Numismatic and History Discussions > Celtic, Barbaric & Tribal Imitative Coins

Schnabelpferd type interesting size variation

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From what I understood this celtic type imitates tetradrachms of Phillip II. But there also seems to be a smaller denomination, probably di-drachm. The larger coin on the left is 9g, whereas smaller one is 6,45 g. So, is it celtic didrachm then?, or it is just a much later issue of imitative tetradrachm, which could take place after some sort of 'reform', when celts started minting a bit smaller and debased coins. Your opinions will be much appreciated.

Btw, it seems a small hoard came to the market. Sometimes i see that Schnabelpferds here and there. Very curious and beautiful coin. What an artistic interpretation of the horse!

Thank you for your time.


...I came across the same type with dimensions 3g - 19mm on internet. So, this coin is celtic drachm. So, it seems to be logical that I got tetradrachm and didrachm then (but not two tetradrachms of varying weights from earlier and later periods).

...I do enjoy talking to myself on the Forum...excellent getaway for introvert.

Hi timka,

it is hard to tell what the nominals are if you look at two or three coins only. The weight variation within the same nominal may be as much as 35% or even more if it was struck over a longer period of time. And that's probably also the case of schnabelpferd type generally. The haviest pieces are over 10 grams heavy and the lightest I have seen are about 6 grams heavy. And there are many pieces weighing anything in between the 6 and 10 grams, no clear difference like when you take a picture of the two extremes side by side.

It is also possible that some pieces were contemporarily trimmed. The coin number 2 is smaller but the image of horse is the same size as the one on the first coin. Not identical but same size which indicates it's the same nominal. The same can be said about reverse. Therefore I lean towards same nominal which is for some reason smaller than it should be.

The third coin is a little different. It looks like schnabelpferd. The size is about the same as the second coin but the weight is much smaller which is odd. Again, this might be just another extreme of the same coin type, with worn and re-cut dies. Do you have picture of averse? That might hint something.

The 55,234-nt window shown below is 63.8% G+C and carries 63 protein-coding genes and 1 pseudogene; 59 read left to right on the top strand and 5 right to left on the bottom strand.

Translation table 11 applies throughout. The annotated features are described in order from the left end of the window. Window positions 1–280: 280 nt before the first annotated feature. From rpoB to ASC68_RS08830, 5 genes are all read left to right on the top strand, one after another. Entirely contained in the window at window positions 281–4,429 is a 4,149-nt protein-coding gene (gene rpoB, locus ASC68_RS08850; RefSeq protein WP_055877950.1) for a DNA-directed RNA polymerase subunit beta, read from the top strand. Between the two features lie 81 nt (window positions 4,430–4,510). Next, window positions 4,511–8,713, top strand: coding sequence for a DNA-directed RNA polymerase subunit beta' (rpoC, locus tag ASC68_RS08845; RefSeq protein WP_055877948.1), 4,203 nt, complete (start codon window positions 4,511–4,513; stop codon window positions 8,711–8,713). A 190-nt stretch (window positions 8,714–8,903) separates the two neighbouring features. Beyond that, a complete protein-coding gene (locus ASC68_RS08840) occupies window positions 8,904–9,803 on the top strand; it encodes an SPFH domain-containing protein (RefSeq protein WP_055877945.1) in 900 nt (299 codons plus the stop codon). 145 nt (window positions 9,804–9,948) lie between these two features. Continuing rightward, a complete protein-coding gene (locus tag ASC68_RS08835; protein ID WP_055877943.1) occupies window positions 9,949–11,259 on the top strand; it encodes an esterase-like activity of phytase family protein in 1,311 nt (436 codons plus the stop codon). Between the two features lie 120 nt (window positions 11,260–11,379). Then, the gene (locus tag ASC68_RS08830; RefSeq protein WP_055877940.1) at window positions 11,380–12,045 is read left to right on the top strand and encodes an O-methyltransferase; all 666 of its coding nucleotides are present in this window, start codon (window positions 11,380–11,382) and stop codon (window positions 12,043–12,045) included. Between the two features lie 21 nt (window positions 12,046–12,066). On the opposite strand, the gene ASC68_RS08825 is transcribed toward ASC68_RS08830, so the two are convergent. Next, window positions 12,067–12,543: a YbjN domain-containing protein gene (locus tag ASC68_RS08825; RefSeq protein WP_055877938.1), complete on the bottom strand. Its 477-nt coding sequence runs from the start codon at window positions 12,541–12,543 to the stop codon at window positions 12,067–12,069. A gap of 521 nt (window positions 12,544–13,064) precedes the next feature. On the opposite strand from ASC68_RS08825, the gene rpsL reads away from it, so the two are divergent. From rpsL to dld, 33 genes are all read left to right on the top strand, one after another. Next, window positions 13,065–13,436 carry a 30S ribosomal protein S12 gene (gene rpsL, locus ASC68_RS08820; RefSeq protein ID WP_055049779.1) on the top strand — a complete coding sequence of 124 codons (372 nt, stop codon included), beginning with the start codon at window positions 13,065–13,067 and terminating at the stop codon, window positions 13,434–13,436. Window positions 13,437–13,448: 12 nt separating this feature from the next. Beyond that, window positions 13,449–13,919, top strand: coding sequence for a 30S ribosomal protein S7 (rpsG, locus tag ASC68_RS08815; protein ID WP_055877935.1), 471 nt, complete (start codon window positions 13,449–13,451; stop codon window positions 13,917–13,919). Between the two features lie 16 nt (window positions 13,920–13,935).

Hi Jonathan,

Thank you for getting back to me on this post.

Since the time I made this post I came across many other examples of celtic drachms of different types in various auctions. So that it should be logical that a drachm of Schnabelpferd type should had existed too. I will try to find a pic of obverse of above drachm-size coin tomorrow.

Concerning didrach -looking coin, i agree with you that it is rather a size variation of tetradrachm, may be from the later pariod.

I also know there is a volume by Lanz about Eastern Celtic Tetradrachms. Unfortunately I dont have this book. I assume this book might have the answers to the questions we are discussing over here.



...following up on my above post, I would like to let you know that I could not retrieve the obverse of drachm-size coin. I saw it in facebook group, but it is impossible to find something in facebook for the second time. But what I would like to share here is the pic of ingot and instruments from which eastern celts minted the coins. Ingots were сast individually, and then this ingot was pressed/ hammered with dies. Therefore on some coins we still can see the signs of casting like below coin with side protrusion.  

So, my point is that this specific Eastern celt tribe could utilize the dies of the same size for ingots of various weights, ie approximately 10-8g, 6g and 3gr. I  cannot see signs of the trimming on the 6g coin itself. Basically the coins seem to be not trimmed as you mentioned, but instead ingot of various weight was employed  for minting of 6gr coin. Therefore, we can see the horse, or head on obverse of the same size across various denominations from 3 to 10gr. They did no bother preparing various dies for various denomination, they used the same dies for ingots of various weights/denominations. This is what I can observe across various coins of Schnabelpferd type varying from 3rg to 10 gr.


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